BAGHDAD (Reuters) - Survivors tell the same story: they were taken from their homes by men in uniform; heads down and linked together, then led in small groups to a field, made to kneel, and selected to be shot one by one.
Accounts by five witnesses interviewed separately by Reuters provide a picture of alleged executions in the eastern village of Barwanah on Monday, which residents and provincial officials say left at least 72 unarmed Iraqis dead.
The witnesses identified the killers as a collection of Shi‘ite militias and security force elements.
Iraqi security and government officials have disputed the accounts, with some saying radical jihadists from Islamic State could have perpetrated the killings.
The government said on Wednesday it was opening a probe into the killings.
“The prime minister has ordered an urgent investigation and we are awaiting the results,” said Prime Minister Haider al-Abadi’s spokesman, Rafid Jaboori. “I don’t want to come to any conclusions now. When the results of this investigation come out, we will have a full picture.”
Iraq’s Shi‘ite-led government, backed by U.S.-led air strikes, has been trying to push back Islamic State since it swept through northern Iraq in June.
Monday’s alleged massacre followed a three-day offensive in which Shi‘ite militias and Iraqi security forces captured two dozen villages from Islamic State near the town of Muqdadiya in Diyala province.
Since September, hundreds of civilians have fled to Barwanah’s relative safety from fighting in Sinsil, about 5 km (3 miles) to the southwest, and other nearby villages.
Abu Omar, a businessman displaced from Sinsil, was at home in Barwanah on Monday around 3:30pm when about 10 Humvees arrived carrying a few dozen men.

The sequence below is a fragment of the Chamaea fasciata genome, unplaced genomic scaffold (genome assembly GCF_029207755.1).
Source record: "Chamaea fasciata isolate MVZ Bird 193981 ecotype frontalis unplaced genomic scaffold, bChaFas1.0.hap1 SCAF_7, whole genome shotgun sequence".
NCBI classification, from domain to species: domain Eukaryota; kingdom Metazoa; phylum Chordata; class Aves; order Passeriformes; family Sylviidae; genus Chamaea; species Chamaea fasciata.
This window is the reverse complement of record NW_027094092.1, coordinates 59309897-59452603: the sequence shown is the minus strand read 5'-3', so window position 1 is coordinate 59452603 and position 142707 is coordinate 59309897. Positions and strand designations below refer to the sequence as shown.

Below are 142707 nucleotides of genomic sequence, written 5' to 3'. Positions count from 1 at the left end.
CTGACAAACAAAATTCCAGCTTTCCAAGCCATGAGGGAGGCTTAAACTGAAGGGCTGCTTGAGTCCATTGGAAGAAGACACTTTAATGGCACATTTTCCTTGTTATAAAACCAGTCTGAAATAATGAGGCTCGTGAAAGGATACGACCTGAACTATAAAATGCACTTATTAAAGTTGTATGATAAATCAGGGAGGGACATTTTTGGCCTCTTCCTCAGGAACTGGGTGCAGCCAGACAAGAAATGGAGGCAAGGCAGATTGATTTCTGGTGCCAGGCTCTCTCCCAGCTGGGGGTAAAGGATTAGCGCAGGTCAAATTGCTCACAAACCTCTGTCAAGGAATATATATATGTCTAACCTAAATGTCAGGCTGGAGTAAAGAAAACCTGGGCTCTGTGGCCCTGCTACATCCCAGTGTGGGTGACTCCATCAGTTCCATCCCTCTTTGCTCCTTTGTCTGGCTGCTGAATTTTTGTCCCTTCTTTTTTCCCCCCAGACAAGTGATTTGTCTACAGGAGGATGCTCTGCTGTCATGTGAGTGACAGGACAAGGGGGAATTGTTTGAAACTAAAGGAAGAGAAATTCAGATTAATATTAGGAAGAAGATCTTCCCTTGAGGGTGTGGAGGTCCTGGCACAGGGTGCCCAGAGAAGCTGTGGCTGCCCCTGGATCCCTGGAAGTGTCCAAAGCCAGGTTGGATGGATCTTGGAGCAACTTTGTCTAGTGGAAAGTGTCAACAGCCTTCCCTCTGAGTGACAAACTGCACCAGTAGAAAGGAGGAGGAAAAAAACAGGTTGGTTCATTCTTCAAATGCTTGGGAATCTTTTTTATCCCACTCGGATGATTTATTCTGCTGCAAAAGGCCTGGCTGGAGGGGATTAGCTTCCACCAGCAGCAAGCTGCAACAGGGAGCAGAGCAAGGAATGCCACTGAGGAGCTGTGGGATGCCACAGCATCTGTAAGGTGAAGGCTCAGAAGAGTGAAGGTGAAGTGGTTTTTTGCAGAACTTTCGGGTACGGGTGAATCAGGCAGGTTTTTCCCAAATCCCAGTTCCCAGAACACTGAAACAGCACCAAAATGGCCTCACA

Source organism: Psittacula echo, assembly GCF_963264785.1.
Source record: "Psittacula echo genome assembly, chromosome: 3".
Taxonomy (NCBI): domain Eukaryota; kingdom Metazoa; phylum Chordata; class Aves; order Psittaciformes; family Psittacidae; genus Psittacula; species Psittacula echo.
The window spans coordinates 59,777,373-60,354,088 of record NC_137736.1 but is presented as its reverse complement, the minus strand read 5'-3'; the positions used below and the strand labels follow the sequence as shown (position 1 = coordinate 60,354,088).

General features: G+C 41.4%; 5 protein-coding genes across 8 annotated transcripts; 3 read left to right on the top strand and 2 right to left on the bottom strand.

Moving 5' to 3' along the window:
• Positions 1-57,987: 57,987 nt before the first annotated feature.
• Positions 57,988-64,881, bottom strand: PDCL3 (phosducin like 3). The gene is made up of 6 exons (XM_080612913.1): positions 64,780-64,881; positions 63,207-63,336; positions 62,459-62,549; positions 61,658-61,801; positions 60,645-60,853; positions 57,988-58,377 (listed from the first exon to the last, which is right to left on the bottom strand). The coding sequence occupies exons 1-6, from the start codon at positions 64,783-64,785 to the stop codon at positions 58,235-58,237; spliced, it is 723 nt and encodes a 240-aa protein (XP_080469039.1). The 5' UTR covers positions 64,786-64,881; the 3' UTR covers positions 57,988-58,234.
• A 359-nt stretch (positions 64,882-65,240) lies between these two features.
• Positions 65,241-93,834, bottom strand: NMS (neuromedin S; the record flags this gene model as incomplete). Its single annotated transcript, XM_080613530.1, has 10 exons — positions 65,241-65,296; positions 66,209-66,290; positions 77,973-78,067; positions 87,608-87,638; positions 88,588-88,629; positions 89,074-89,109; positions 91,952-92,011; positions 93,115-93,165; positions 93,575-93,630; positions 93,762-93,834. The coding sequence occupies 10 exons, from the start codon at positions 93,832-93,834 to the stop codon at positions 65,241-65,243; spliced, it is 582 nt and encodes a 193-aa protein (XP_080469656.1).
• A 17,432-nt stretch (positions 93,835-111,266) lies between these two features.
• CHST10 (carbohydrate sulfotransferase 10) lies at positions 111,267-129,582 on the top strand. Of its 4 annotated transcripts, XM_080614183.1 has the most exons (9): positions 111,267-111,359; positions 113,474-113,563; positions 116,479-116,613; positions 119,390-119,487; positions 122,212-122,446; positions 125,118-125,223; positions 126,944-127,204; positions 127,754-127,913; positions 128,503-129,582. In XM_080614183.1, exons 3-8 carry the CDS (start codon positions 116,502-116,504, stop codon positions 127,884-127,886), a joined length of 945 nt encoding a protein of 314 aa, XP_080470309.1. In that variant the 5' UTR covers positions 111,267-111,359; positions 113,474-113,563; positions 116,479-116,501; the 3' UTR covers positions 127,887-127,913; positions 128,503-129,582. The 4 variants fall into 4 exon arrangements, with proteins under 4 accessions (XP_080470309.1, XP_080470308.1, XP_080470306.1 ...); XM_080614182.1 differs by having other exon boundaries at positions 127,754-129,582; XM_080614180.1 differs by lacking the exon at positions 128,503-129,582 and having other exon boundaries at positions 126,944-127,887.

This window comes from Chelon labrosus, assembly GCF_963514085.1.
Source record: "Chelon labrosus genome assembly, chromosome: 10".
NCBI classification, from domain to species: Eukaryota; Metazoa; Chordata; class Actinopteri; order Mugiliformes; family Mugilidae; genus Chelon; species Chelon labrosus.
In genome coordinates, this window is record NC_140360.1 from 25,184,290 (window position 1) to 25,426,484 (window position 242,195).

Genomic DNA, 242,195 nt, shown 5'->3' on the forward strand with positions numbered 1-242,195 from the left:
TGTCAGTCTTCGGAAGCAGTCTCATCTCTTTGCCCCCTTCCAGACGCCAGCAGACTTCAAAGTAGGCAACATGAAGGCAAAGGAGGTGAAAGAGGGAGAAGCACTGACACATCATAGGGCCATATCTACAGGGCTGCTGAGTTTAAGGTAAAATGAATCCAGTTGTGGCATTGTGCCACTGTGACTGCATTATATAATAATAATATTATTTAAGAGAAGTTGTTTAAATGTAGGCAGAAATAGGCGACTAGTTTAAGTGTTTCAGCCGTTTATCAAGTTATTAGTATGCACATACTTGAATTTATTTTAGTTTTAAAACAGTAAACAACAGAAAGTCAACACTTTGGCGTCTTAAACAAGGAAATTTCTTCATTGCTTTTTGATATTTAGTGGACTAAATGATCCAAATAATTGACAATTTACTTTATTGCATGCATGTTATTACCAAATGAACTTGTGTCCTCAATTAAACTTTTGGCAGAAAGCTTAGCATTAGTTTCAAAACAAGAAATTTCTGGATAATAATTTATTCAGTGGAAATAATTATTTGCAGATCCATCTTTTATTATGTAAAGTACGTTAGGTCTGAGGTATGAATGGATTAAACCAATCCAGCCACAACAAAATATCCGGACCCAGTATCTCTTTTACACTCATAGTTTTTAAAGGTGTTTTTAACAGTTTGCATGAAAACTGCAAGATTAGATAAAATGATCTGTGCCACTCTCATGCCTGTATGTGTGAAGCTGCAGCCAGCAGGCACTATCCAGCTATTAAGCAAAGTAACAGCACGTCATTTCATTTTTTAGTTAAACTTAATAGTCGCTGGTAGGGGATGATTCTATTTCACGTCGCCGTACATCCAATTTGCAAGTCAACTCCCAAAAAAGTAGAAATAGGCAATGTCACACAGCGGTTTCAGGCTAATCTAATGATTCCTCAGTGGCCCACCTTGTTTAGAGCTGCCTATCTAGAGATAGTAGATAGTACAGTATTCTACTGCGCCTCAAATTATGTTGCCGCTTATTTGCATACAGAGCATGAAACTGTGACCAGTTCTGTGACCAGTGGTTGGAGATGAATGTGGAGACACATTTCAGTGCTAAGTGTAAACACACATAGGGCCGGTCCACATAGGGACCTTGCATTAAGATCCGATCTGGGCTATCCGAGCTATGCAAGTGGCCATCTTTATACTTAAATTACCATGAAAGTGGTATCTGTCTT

Black and brown uniforms suggested some were affiliated with Shi‘ite militias and government security forces; others appeared to be civilians.
They dragged residents up to age 70 from their homes, beating and cursing them with sectarian slurs, Abu Omar told Reuters by phone.
He said the fighters took the men’s mobiles and ID cards, then bound their hands, tying Abu Omar to his 12-year-old mentally ill son with rope. They did the same with his two older sons and three brothers.
The men were led a few hundred yards to a field where Abu Omar said more than a hundred others had been gathered.
For about two hours, they were forced to kneel and stare at the ground as the fighters selected their targets and led them to a spot behind a mud wall.
“They took them behind the wall. Less than a minute, then a gunshot,” said Abu Omar. “All we could hear was the gunshots. We couldn’t see.”
Survivors say victims were taken also to alleyways, houses, behind a mosque, or an area used to collect garbage, and then shot.
Abu Maz‘el, 25, a farmer from Sinsil who was displaced to Barwanah five months ago, gave Reuters nearly identical testimony.
He said some of the fighters wore green headbands emblazoned with the name Hussein, a defining figure in Shi‘ite history.
They took him and his cousin from their home to the field, walking single file, heads down, with their hands on the other men’s shoulders.